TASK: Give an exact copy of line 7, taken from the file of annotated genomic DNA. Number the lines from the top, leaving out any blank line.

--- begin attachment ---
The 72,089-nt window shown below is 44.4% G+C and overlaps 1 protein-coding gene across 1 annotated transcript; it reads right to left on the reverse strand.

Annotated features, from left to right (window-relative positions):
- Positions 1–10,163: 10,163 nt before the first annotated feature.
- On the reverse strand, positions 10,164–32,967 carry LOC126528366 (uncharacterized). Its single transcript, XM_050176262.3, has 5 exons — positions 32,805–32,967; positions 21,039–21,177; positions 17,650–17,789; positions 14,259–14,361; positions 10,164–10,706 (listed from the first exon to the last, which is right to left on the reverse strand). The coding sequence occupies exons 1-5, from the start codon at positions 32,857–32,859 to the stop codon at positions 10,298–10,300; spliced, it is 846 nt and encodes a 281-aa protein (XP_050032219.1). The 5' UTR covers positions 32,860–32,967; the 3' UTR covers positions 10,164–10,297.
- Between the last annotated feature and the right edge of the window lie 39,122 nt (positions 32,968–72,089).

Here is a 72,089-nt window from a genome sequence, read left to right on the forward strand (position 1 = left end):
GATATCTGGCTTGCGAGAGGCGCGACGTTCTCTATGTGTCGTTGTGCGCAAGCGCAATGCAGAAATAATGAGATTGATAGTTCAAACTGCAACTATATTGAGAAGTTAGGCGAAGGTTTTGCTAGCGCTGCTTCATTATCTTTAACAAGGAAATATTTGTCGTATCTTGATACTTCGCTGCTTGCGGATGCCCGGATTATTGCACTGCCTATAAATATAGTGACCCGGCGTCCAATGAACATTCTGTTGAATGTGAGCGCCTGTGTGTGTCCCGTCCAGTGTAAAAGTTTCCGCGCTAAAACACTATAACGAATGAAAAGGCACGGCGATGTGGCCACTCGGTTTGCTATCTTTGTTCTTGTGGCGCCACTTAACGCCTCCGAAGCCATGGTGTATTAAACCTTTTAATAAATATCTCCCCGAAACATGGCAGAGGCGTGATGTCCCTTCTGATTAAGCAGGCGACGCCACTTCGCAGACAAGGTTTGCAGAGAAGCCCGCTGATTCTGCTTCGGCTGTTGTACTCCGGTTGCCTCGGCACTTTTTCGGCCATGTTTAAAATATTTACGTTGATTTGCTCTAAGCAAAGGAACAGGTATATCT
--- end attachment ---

GATATCTGGCTTGCGAGAGGCGCGACGTTCTCTATGTGTCGTTGTGCGCAAGCGCAATGCAGAAATAATGAGATTGATAGTTCAAACTGCAACTATATTGAGAAGTTAGGCGAAGGTTTTGCTAGCGCTGCTTCATTATCTTTAACAAGGAAATATTTGTCGTATCTTGATACTTCGCTGCTTGCGGATGCCCGGATTATTGCACTGCCTATAAATATAGTGACCCGGCGTCCAATGAACATTCTGTTGAATGTGAGCGCCTGTGTGTGTCCCGTCCAGTGTAAAAGTTTCCGCGCTAAAACACTATAACGAATGAAAAGGCACGGCGATGTGGCCACTCGGTTTGCTATCTTTGTTCTTGTGGCGCCACTTAACGCCTCCGAAGCCATGGTGTATTAAACCTTTTAATAAATATCTCCCCGAAACATGGCAGAGGCGTGATGTCCCTTCTGATTAAGCAGGCGACGCCACTTCGCAGACAAGGTTTGCAGAGAAGCCCGCTGATTCTGCTTCGGCTGTTGTACTCCGGTTGCCTCGGCACTTTTTCGGCCATGTTTAAAATATTTACGTTGATTTGCTCTAAGCAAAGGAACAGGTATATCT